1st Book in the Graceling Realm Trilogy
Type of Fantasy: Medieval
Katsa has been able to kill a man with her bare hands since she was eight–she’s a Graceling, one of the rare people in her land born with an extreme skill. As niece of the king, she should be able to live a life of privilege, but Graced as she is with killing, she’s forced to work as the king’s thug.
When she first meets Prince Po, Graced with combat skills, Katsa has no hint of how her life is about to change. She never expects to become Po’s friend. She never expects to learn a new truth about her own Grace–or about a terrible secret that lies hidden far away…
What a fun foray into a new land and adventure! Even though Katsa is a killer, and she and I don’t have much in common, I had no trouble empathizing with her. She hates harming and killing people and longs for a way out of her current way of life. She didn’t choose her ‘vocation,’ as it were, and longs to throw off her Uncle’s leash.
I also enjoyed the idea of Graces. It’s not explained why certain people have these gifts or how they work, but that wasn’t necessary. The reader knows enough for the story to make sense. I liked that the Graces could change or shift and that Katsa’s Grace isn’t exactly what she thought it was. There were some great surprises worth sticking around for.
Also, Po is such a dear. I’m a little sad he’s taken and I’m married, though his fighting skills are a bit terrifying. If you’re a friends-to-lovers kind of person, then this is the book for you. Po and Katsa begin as fighting partners and quickly become friends. The friendship is natural and there’s no ‘insta-love,’ thankfully. The friendship easily and naturally evolves over the course of the book into something deep and rich. But the relationship between Katsa and Po never takes over the plot and remains a sweet side story, especially in the latter half of the novel.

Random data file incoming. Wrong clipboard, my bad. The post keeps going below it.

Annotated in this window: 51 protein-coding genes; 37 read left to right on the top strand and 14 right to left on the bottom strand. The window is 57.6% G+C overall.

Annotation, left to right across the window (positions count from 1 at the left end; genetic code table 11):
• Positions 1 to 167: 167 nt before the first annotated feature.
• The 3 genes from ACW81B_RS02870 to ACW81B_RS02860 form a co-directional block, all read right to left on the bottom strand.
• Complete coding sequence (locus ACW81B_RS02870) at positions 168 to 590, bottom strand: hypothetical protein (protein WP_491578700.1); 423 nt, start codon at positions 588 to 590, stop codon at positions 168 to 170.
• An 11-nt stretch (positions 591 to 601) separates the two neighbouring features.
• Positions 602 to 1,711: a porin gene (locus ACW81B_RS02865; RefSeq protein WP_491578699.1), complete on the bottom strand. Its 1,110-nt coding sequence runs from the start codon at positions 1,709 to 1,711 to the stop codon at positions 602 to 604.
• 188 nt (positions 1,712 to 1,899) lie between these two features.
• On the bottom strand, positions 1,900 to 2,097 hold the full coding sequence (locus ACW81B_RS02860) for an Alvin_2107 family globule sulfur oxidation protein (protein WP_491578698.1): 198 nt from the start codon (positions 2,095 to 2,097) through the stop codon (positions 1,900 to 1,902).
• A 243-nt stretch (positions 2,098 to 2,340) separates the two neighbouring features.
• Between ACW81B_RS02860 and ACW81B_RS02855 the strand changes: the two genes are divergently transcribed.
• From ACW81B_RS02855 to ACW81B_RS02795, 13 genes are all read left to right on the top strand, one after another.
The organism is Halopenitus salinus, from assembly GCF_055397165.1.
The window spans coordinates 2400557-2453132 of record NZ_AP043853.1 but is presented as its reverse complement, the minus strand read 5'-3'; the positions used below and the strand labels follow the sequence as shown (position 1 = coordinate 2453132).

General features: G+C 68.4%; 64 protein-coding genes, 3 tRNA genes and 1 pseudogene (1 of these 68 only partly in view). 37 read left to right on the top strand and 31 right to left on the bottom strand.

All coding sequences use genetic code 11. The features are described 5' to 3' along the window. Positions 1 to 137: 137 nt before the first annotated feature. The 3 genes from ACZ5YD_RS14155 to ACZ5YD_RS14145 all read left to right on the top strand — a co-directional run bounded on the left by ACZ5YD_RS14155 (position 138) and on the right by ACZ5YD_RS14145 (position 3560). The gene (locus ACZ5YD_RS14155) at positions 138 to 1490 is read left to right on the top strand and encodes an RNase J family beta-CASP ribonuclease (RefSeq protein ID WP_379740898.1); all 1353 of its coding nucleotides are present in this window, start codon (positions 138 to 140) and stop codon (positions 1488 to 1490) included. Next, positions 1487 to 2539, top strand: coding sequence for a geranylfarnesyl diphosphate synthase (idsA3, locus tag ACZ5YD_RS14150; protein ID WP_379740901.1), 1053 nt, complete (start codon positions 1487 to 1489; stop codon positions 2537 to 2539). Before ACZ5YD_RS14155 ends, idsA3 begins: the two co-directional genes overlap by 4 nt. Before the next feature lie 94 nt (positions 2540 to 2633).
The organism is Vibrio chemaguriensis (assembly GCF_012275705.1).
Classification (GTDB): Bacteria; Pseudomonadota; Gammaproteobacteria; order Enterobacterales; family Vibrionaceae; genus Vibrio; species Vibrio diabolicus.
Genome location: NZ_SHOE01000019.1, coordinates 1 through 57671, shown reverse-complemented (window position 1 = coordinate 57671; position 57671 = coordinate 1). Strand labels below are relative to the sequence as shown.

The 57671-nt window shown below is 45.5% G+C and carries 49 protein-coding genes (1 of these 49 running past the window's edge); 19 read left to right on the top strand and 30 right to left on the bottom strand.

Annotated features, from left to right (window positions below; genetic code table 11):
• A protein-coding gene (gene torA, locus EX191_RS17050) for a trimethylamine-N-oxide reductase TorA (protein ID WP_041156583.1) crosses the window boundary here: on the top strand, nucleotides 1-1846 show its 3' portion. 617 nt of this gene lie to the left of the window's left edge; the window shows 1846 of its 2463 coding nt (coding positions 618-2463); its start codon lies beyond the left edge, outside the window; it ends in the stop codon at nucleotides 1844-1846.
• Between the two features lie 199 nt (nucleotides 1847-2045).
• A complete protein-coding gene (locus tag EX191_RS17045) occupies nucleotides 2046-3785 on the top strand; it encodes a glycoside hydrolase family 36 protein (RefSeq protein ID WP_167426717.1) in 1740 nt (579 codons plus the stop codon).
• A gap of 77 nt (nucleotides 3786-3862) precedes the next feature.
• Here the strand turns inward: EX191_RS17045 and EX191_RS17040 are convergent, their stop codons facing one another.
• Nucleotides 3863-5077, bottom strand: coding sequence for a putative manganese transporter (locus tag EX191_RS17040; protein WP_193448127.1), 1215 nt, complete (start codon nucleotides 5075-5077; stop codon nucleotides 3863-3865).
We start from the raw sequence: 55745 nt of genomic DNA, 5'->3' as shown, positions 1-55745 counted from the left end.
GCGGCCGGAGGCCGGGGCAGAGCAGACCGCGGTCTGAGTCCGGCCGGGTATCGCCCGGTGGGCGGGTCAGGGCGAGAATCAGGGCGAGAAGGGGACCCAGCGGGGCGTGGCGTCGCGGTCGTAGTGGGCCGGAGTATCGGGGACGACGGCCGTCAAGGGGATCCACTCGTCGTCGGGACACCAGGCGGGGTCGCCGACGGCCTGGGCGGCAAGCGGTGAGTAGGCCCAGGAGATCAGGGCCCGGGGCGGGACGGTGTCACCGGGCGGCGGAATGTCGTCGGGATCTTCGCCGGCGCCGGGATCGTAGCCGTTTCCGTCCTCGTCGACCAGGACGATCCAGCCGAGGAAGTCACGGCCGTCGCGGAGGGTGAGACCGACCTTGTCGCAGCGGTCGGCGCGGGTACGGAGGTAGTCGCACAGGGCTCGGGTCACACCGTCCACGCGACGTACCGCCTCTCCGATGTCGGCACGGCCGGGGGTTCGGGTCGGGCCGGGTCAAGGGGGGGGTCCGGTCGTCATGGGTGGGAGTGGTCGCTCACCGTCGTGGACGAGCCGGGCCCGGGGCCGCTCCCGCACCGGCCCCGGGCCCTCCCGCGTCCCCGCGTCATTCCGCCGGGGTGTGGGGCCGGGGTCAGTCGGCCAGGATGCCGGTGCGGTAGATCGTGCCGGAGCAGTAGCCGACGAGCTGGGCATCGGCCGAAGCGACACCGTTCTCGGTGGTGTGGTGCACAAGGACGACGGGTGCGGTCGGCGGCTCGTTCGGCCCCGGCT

The pace definitely picks up in the latter half, when the reader meets the true villain and one of my favorite characters, who deserves and actually has a book dedicated just to her. Katsa’s kinder, more human qualities shine in this part, and it was a delight watching her grow into her Grace and into a woman I’d like to meet.
The ending felt a bit abrupt and wasn’t all tied up as neatly as I’d like. However, this story is still complete in itself and works as a nice stand alone if you’re weary of series or wish to cleanse your palate.
This book would be perfect for fans of Robin McKinley or The Arrow and the Crown by Emma C. Fox with its strong female heroine and medieval-type world.
Who are some of your favorite strong female heroines?